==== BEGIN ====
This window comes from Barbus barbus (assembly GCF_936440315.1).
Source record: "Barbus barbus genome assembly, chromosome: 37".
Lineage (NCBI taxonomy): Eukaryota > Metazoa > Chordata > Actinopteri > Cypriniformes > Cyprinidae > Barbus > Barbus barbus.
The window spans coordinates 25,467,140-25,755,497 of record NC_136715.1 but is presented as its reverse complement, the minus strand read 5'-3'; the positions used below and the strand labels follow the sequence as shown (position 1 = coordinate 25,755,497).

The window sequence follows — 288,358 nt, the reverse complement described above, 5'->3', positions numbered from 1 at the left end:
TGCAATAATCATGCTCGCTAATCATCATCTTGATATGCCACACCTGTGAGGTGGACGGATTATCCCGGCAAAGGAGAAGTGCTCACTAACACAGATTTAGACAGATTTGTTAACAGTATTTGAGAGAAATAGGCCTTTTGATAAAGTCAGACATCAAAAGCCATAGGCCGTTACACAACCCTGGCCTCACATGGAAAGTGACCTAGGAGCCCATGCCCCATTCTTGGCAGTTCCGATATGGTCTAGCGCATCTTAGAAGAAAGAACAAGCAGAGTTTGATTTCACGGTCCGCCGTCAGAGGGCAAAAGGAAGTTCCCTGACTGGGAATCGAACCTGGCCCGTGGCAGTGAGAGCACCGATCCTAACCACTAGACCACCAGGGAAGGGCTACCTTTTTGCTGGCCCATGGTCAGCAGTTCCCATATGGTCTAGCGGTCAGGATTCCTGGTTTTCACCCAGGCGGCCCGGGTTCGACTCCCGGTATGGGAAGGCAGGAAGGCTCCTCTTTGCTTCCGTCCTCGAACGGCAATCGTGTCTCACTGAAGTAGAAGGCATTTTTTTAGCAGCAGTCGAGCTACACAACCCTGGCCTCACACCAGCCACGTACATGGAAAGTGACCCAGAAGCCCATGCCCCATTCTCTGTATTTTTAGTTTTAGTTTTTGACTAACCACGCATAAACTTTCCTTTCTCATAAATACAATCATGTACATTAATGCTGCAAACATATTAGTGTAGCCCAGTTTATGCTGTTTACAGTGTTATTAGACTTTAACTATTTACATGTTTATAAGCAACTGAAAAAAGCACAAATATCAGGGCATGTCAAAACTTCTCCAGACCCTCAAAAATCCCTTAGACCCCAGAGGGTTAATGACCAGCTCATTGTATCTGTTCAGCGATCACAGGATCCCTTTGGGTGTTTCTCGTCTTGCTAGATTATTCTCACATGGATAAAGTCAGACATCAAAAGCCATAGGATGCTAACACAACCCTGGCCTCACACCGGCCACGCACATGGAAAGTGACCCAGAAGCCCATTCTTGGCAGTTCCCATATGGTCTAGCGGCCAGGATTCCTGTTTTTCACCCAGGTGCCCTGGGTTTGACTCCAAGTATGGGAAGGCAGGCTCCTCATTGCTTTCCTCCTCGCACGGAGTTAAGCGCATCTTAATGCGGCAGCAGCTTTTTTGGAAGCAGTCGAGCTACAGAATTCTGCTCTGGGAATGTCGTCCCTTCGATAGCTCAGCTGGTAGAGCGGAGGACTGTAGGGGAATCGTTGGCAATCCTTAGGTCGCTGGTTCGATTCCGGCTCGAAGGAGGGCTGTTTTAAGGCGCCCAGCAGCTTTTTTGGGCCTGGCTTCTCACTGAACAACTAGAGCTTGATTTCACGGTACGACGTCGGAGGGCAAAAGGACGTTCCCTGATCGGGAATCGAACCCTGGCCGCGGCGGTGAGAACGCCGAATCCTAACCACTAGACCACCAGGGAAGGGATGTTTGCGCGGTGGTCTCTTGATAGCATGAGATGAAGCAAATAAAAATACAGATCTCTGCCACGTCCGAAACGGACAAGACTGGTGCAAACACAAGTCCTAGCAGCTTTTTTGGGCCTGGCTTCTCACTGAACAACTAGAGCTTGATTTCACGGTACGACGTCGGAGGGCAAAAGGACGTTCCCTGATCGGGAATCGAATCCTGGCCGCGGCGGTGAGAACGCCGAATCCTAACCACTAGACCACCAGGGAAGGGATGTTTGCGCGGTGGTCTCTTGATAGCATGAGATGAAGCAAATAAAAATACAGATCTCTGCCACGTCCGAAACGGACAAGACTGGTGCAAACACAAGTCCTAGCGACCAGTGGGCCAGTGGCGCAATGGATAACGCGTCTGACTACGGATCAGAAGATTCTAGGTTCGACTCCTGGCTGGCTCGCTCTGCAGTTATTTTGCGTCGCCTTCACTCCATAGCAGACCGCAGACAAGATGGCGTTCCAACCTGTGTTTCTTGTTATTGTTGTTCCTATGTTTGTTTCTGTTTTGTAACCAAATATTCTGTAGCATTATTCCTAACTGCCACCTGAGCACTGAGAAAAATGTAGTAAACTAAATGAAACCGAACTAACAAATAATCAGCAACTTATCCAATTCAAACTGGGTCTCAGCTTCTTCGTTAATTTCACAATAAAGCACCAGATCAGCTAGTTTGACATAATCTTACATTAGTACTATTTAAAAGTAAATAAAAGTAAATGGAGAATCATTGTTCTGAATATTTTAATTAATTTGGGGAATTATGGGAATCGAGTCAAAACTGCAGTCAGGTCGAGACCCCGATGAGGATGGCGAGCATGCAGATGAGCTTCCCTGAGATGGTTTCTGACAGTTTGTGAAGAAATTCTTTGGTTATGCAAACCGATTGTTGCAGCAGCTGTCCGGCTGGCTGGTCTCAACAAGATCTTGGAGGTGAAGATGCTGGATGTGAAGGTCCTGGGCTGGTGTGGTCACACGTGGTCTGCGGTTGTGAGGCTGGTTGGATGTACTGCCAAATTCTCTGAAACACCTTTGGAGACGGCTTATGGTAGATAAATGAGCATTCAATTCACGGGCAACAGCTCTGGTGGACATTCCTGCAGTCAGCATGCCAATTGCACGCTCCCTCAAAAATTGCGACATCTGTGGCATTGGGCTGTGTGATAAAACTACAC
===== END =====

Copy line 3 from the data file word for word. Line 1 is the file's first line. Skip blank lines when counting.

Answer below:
Lineage (NCBI taxonomy): Eukaryota > Metazoa > Chordata > Actinopteri > Cypriniformes > Cyprinidae > Barbus > Barbus barbus.